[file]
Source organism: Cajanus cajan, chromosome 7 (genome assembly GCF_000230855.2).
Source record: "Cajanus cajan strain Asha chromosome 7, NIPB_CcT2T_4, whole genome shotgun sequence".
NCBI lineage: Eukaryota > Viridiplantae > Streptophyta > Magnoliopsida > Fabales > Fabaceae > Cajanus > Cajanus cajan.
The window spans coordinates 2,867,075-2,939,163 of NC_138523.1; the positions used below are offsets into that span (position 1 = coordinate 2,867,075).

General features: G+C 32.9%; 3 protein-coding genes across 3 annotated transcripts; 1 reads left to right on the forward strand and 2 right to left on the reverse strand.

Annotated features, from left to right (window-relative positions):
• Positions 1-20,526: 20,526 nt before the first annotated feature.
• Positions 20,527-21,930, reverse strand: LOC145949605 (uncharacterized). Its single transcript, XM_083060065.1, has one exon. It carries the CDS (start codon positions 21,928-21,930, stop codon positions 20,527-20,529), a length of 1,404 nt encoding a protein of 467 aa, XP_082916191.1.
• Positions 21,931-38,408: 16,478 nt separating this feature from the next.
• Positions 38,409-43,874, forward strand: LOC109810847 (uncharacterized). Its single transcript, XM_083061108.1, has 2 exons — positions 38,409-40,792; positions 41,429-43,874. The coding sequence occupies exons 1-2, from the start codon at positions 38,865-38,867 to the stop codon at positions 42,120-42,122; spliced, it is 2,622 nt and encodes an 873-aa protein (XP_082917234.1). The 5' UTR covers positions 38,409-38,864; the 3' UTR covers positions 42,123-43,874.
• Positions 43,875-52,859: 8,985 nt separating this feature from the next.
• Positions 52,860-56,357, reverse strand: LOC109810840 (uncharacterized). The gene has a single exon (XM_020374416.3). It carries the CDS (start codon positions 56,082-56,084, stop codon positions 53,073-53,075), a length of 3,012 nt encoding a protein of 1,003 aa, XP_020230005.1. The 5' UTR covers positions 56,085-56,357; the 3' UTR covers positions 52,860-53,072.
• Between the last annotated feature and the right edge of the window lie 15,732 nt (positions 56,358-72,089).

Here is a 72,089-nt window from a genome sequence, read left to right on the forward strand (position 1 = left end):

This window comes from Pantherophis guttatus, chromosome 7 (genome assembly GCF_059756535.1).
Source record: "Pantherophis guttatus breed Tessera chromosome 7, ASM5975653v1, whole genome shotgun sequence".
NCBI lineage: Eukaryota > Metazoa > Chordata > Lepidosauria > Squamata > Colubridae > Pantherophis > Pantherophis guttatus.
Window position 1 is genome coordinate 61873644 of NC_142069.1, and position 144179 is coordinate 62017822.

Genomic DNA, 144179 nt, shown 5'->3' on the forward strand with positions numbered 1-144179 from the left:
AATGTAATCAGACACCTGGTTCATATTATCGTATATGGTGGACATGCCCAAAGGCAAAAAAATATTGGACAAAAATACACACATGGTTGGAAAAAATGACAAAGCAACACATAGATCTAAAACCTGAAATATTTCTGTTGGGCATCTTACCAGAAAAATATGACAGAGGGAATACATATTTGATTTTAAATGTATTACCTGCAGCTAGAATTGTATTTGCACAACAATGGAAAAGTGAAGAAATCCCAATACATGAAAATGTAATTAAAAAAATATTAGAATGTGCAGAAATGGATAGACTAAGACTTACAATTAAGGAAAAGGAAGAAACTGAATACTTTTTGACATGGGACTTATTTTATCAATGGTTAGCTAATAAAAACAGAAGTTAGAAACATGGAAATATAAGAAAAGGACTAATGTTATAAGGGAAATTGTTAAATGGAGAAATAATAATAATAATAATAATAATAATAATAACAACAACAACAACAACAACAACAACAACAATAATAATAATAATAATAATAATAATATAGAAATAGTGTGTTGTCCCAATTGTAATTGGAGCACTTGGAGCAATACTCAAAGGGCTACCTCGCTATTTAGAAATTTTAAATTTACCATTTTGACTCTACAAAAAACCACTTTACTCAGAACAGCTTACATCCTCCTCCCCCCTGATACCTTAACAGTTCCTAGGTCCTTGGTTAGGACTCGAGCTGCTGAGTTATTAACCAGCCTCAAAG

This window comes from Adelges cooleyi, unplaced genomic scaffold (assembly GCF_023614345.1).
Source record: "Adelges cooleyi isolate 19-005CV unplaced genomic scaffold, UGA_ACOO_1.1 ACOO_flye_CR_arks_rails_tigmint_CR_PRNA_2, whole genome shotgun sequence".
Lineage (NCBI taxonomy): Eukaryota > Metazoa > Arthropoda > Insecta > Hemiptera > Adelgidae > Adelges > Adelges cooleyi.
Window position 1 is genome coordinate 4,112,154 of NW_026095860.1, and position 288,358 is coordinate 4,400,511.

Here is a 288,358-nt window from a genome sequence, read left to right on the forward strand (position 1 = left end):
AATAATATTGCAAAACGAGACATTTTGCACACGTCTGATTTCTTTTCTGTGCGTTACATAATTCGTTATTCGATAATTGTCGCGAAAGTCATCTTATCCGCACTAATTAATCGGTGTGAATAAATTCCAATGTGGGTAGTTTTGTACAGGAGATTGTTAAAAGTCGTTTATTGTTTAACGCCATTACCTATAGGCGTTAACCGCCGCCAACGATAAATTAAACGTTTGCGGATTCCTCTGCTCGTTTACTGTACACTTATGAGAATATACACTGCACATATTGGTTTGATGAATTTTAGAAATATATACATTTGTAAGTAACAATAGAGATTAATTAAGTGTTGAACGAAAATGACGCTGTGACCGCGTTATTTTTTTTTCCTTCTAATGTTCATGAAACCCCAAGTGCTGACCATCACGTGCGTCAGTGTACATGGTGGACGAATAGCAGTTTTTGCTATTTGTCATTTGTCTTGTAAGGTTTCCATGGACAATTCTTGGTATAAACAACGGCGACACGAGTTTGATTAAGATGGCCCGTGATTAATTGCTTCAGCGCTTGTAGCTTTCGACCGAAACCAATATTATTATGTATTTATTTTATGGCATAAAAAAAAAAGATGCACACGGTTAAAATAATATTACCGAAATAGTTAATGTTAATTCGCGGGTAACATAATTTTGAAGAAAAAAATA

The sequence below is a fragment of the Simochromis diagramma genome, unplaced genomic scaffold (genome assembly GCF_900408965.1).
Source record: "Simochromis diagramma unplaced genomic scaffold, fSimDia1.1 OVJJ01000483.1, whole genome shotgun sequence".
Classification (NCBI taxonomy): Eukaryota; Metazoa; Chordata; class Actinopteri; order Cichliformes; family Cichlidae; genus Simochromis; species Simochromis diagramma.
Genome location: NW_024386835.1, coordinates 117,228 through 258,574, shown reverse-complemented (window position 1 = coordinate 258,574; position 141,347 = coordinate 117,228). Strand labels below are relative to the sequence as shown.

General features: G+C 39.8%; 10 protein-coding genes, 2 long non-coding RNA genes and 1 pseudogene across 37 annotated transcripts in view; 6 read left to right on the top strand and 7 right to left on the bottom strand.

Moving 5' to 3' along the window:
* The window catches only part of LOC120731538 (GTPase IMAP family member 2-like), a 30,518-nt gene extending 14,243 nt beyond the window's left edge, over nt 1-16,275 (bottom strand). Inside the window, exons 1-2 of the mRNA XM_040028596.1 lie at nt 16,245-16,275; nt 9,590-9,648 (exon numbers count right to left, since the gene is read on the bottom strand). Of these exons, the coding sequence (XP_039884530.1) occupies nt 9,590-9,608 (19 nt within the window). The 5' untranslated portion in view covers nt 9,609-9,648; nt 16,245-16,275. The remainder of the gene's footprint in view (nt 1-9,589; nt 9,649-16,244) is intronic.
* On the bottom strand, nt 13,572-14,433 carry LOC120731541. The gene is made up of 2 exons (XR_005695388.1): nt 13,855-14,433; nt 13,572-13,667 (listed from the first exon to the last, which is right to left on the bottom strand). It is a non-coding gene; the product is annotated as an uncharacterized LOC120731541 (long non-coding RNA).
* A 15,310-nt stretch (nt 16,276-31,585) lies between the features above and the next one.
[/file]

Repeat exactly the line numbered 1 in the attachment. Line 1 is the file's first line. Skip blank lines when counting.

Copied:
Source organism: Cajanus cajan, chromosome 7 (genome assembly GCF_000230855.2).